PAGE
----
In the early Middle Ages a Pax Islamica was the foundation of an economic golden age in which the protagonists in commercial enterprises were Arabs, Persians, Berbers, Jews, and Armenians. The traders reached from Gibraltar (Jabal Tariq in Arabic) to the Sea of China. The voyages of Europeans, in contrast, were limited to modest coastal journeys along the shores of the Adriatic and southern Italy and between the islands of the Greek Archipelago. It was centuries later that the citizens of Italian republics were able to penetrate the Islamic-Byzantine domination of the Mediterranean. The Muslim entrepreneurs created a phase of activity which can be called commercial capitalism. Similar activities also prevailed to a limited degree in Europe, however, with two key distinctions. First, capitalism was able to develop much earlier in the Islamic regions than in Europe. The process of reverting to agrarian activities and dismantling of the exchange economy, which began in Europe in late antiquity, was intensified in the time of the barbarian invasions and continued beyond the Carolingian period. Further, in the agrarian society of Europe, commercial activities were not as prominent. In contrast, the Islamic world at this time was not affected by any similar invasions and an exchange economy thrived throughout.
The essential difference between the economic development of East and West came about during the late Middle Ages. Trade within the Islamic world could not keep pace with international commercial developments, for the Islamic lands of Asia, affected by the Mongolian invasions, lost much of their economic resilience, and thus, their business potential diminished (Spuler, 215-217). In addition, around the Mediterranean, there was considerable deterioration of economic life in the wake of the Crusades.
Although commerce and trade did not significantly change the social structure of the Islamic society, however, it had considerable effect on the accumulation of capital and the promotion of economic progress in various regions. The centers of Islamic capitalism were in the main cities of the Islamic world. In the early centuries, Baghdad was the commercial metropolis and exerted a huge influence on the development of business ventures everywhere. As the 10th century approached, the weight of Islamic commerce gradually shifted from Iraq and the Persian Gulf to Egypt, the Red Sea, and the harbors of the Arabian Peninsula on the Indian Ocean. Cairo replaced Baghdad as the commercial center and now the commercial links of Fatimid Egypt strengthened in the Mediterranean, particularly Sicily, Tunisia, and Syria.
For Egypt's relations with Europe, a unique group of entrepreneurs and large-scale merchants was represented by the Karimi family, who first emerged in the 11th century. Distinguished by their entrepreneurial skills, they soon attained wealth and influence in all important eastern markets and became quite prominent in financial activities as well as in politics. From the 12th century, the Karimis and the Franks dominated commercial activities between East and West and displaced the Jewish and Christian merchants of the Byzantine, Ayyubid, and Mamluk empires. Karimi funduqs (a specialized trading center, equivalent of a large, contemporary shopping mall) emerged on the main trade routes from the Indian Ocean to the Mediterranean, in particular in Cairo, Alexandria, Qus in Egypt, in Aden, Ta'iz, Zabid, Ghalafiqua, Bir ar-Rubahiyya in Yemen, and in Mecca, Medina, and Jeddah in Hijaz (now Saudi Arabia). The Suq al-Attarin or Al-Buhar (a merchandise market) was known to be the center of all Karimi family business activities in Alexandria. Karimi trade routes by sea led through the Red Sea and the Indian Ocean as far as China, and the land routes in times of peace went from Egypt through Syria, Iraq, and Iran. As the Ottomans conquered important parts of Asia Minor, the Karimi enterprises expanded their trading activities into this area as well. In Africa they traded not only on the west coast of the Red Sea but also on the caravan routes with Nubia and Ethiopia. Their trading activities reached into distant Ghana and Mali; the gold mines of Mali was a source of wealth for them (Labib, 102-3, 116).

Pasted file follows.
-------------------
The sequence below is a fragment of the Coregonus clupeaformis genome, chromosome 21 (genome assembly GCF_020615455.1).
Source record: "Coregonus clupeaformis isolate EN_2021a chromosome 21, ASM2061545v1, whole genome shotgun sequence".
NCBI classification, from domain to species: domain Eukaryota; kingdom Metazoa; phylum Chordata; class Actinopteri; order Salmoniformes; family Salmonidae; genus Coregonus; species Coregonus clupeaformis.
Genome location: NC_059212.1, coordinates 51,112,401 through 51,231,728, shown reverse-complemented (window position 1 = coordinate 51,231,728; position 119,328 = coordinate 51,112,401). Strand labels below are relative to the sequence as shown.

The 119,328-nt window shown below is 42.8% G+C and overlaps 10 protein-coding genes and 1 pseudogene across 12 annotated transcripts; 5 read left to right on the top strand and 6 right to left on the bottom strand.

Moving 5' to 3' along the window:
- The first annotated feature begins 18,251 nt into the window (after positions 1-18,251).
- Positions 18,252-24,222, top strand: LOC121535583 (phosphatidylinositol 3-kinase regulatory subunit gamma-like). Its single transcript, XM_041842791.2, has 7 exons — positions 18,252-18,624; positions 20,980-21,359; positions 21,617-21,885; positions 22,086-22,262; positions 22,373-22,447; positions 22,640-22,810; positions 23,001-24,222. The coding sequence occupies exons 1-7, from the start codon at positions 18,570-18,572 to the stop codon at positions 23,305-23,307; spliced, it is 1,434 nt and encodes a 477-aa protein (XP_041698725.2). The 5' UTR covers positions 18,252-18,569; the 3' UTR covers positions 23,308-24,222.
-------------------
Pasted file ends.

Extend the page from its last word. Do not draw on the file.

Figure 5: View of Najjarin Funduq in Fez, Morocco. Like the Caravanserais, the Funduq is a North African term for a small, urban shop complex. A typical funduq is a square two-storey structure built around a central courtyard with shops on one floor and store rooms on the other. (Source).
If one estimated the average capital of a wholesale merchant at about 30,000 dinars prior to the Karimi period in Egypt, the wealth of the Karimi entrepreneurs would amount to at least 100,000, or even 1 million dinars or more. From the biographical sources of the 14th century, one source describes a wealthy Karimi, named Nasir al-Din b. Musallam (d. 1374) "as the marvel of his time, as far as his wealth was concerned" (Labib, 115). The ancestors of this Karimi entrepreneur were also merchants. His grandfather, Ibn Yasir al-Balisi, was among the most famous merchants of the East, if not the world. His wealth is said to have amounted to 10 million dinars, described as about the wealthiest Karimi merchant of his time. His financial fame went beyond the business circles of Egypt; except for a non-Muslim partner in India, none matched his wealth. The famous world traveler, Ibn Battuta (1304-1368), noted that the wealth of the Karimi merchants was comparable to that of the greatest middlemen of China (Labib, 116).